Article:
24 May Things You Collect While Traveling
As we travel, we collect all sorts of things; maps, seashells, foreign currency, bus tickets. A rare mixture of souvenirs and stories. Littered throughout my house are small reminders of people I’ve had the pleasure of meeting along the way and places I’ve been fortunate enough to explore. Many of them have slowly started to blend into the background, gathering dust, and no longer demanding my attention. But, there is one thing I haven’t been able to tuck away. One ‘souvenir’ that never fades from my memory.
My husband, Aaron, and I joined a walking street-food tour through Saigon, Vietnam. We wandered between a handful of street vendors and open-air restaurants sampling the local food: Vietnamese pancakes, broken rice, spicy green papaya salad, baguettes stuffed with pate, cheese, and vegetables. The tour lasted a few hours, guided us through tucked-away neighborhoods lacking other tourists, and introduced us to a hearty spread of exotic fare we probably wouldn’t have known how to order on our own. Years later, the entire experience has started to fade into one long evening; the spring rolls and rice noodles gradually blending together. Though, there are a few distinct parts that cemented themselves deep in my memory.
I still vividly remember turning right down a dimly lit back alley as we walked away from a street market. I looked to my left and, inadvertently, inside the wide-open front door of a modest home. Two men sat on the floor with large pieces of cardboard flattened underneath them. Both men were covered in blood. Each was holding a large machete and each had a dead animal lying on their lap – or what remained of the animal. They were breaking down a skinned cow, piece by piece. There were no tables, gloves, styrofoam packaging, or OSHA posters. They were sitting on the ground, laughing and in the midst of their rehearsed routine. It was 9 o’clock at night, dark and electric outside, and I was watching two men disassemble an entire cow, tossing the pieces into predetermined piles in the corner with a nonchalance that seemed to somehow, and oddly enough, ground me.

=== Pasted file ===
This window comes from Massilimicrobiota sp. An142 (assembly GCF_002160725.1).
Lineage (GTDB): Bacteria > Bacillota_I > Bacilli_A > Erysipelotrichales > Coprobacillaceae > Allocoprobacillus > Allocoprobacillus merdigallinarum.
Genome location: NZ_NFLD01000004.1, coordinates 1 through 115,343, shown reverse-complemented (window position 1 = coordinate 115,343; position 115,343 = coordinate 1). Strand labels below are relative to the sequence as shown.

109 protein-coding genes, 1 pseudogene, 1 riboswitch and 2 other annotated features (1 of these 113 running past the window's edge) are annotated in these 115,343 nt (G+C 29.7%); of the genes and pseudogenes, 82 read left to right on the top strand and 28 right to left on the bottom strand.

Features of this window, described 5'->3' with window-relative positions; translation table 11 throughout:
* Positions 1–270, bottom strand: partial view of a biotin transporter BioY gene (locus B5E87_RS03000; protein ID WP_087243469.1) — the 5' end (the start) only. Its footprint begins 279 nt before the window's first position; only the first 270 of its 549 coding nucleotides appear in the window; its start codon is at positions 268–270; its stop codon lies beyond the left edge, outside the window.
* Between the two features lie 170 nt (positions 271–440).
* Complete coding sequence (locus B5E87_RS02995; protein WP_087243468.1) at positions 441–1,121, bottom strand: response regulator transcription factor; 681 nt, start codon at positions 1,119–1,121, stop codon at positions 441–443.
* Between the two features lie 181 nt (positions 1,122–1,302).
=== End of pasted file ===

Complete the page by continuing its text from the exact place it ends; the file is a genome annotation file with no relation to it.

I’ve witnessed similar events in Latin street markets, carnecerias, and butcher shops, but those are generally expected. By that point, my mind had a chance to prepare for the uncensored scenes as I walked along tables already arranged with the day’s offerings. Stumbling on this type of living room-meat processing caught me off-guard and painted a very real image that I won’t soon forget. I remind myself that I was the odd one in that scene. I was the foreigner used to seeing cows in pasture and my meat in shrink-wrapped single servings from a sterilized factory, instead of witnessing the farm-to-table process play out in a neighbor’s family room.
These fresh cuts of beef will be sold at the local street market the following day. The beef vendor’s table set across the sidewalk from the fish monger, the chicken vendor just next to him. All locally grown, locally harvested, locally processed, and locally sold. I linger on the irony of so many sought after buzzwords set against such a severe backdrop. The first few times you infiltrate a street meat-market in a third-world country, the scenes can be shocking; figuring out how to reason unregulated practices against the Western world’s stringent health codes, prepackaged everything, and faceless food.